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This Emergency Swing Dam has global significance as the last remaining structure of its kind in the world, a bridge-like dam that can swing out over the water, and lower wickets and shutters down into the water to reduce the flow of water. Although this bridge has only been called into service once, the bridge proved that one time to be a valuable asset. If a boat breaks the locks and releases torrents of water, this dam allows for a temporary slowing of that water flow so that the locks can be repaired and closed once again.
This is not a bridge in the sense that it was not built to facilitate the crossing of something. However, that is where the dissociation with the word "bridge" ends. This structure is in terms of design a swing truss bridge, and for that reason it appears on this website as one of the finest and most unusual bridge structures in Canada. It was built in 1896 by the Dominion Bridge Company, which was based in Lachine, which is part of Montreal, Quebec. This company also built the nearby fixed spans of the International Railroad Bridge, according to builder plaques on that structure.
The Emergency Swing Dam features a Baltimore style truss configuration. Most connections are pinned, although some are riveted. Compression members on the bridge are built-up with substantial v-lacing and lattice used. There are an unusually large number of different steel mill stamps on this bridge including some from the U.K. There are Carnegie stamps, Burbach stamps, Consett stamps, and finally a mark reading "A.H.A.V. 1891" to me. The 1891 might refer to some sort of patent date, or when the iron was actually rolled at the mill. The bridge itself was erected in 1896.
The bridge retains a high degree of historic integrity, with some exceptions. The deck beams are huge on this bridge and are likely not original. Nor is machinery house, which houses the motor and other machinery. Also, some floor beams have steel welded to them and to some rollers below that handle the chain. This apparently was to strengthen the rollers. There is a weird i-beam that runs the length of the east side of the bridge and is attached to a weird arrangement of bracing in front of the portal bracing. All of this is riveted, but it does not look like it fits in although it appears to be original anyway. It is definitely old, and is visible in a 1909 historic photograph. The bridge has been maintained very well, and there is no major structural deterioration. It is good to see this wonderful structure being maintained for future generations. The informative sign near the bridge shows that Ontario is indeed recognizing the historic nature of it and wants to help educate the public about this bridges fascinating history and operation.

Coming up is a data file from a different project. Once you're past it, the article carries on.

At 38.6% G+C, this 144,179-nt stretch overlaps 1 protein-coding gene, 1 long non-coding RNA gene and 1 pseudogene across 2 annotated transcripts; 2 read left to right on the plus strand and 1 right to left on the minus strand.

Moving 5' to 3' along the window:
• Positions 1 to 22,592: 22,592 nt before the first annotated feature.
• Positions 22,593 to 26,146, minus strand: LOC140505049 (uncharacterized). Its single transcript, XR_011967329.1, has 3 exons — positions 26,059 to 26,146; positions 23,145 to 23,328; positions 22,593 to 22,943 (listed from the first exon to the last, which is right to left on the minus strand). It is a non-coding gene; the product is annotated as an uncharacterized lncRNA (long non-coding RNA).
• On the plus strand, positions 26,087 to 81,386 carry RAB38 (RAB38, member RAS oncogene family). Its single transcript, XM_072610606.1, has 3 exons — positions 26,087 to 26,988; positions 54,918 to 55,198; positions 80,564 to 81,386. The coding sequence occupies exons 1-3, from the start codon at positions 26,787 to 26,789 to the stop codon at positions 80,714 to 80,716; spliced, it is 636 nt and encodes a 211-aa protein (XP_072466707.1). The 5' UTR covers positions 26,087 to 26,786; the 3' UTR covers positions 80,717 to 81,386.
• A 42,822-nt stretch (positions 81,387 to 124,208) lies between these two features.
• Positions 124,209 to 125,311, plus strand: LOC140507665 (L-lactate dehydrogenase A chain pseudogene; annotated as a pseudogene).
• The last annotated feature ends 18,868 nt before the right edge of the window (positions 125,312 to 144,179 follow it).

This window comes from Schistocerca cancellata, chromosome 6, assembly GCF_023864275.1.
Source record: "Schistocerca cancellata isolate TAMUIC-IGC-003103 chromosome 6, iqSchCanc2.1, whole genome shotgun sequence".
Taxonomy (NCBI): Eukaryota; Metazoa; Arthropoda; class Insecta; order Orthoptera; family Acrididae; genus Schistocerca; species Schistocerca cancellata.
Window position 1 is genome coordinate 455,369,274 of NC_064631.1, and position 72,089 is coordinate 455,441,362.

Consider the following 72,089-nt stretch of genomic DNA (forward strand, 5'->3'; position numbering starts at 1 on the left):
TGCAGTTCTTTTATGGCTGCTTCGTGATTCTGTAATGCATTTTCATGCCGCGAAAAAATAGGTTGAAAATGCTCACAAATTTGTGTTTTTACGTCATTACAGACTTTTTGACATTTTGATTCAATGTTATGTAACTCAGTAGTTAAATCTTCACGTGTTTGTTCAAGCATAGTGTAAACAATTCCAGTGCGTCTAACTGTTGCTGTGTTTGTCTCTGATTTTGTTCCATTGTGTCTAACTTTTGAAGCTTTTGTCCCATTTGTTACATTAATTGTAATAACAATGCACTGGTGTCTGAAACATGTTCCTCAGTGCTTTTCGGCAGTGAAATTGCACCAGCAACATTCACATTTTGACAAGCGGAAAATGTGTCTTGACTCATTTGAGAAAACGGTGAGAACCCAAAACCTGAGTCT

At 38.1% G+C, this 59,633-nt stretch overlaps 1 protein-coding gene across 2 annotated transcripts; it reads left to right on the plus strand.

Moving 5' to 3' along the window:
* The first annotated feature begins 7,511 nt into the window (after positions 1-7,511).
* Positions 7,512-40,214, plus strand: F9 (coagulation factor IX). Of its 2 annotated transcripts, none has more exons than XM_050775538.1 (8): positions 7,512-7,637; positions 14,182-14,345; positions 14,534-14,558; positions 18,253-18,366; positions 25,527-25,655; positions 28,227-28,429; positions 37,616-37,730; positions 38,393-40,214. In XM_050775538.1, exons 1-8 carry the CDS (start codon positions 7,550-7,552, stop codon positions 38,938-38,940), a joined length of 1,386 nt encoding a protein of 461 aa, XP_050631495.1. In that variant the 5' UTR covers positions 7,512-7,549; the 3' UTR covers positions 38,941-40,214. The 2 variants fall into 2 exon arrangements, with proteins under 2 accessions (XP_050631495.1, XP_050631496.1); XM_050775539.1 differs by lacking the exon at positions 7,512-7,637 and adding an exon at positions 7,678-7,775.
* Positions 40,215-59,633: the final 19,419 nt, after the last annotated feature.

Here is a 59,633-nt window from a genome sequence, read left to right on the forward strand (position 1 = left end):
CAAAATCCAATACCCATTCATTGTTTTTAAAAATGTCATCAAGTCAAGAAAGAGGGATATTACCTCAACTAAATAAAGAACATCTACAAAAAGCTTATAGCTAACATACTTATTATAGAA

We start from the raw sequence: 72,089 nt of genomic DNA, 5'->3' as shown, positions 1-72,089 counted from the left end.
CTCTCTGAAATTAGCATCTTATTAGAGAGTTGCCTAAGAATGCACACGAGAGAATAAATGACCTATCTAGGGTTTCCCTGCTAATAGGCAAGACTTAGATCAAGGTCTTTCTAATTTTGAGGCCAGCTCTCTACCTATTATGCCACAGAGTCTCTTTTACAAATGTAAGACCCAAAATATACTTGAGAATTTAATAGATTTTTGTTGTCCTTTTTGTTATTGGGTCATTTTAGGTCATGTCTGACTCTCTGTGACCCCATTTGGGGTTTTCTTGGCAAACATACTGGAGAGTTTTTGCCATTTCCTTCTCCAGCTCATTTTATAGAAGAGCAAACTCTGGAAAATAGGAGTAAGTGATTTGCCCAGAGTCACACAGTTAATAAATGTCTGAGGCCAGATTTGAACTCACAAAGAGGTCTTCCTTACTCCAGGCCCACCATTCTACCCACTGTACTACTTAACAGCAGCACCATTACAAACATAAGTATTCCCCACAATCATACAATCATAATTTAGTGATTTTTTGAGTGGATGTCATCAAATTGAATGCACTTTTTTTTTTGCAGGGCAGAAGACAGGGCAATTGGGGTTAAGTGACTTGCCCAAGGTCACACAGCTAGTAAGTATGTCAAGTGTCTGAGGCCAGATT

This bridge was only used once, way back in June 9, 1909.
The Accident at the Canadian Canal, Sault Ste. Marie, Ontario, 1909
There was a major accident on June 9, 1909 at the
Sault Canal. Downbound from Lake Superior, the Canadian passenger vessel
Assiniboia was waiting in the lock at the Sault to be lowered to the
Lake Huron level of the St. Marys River. Behind the Assiniboia, the
Pittsburg Steamship Company's steamer Crescent City was just entering
the lock. Captain Frank Rice was asked to lock down with the Canadian
Pacific passenger vessel Assiniboia.
Above: View of the damage to the locks.
Above: View of the swing dam in operation.
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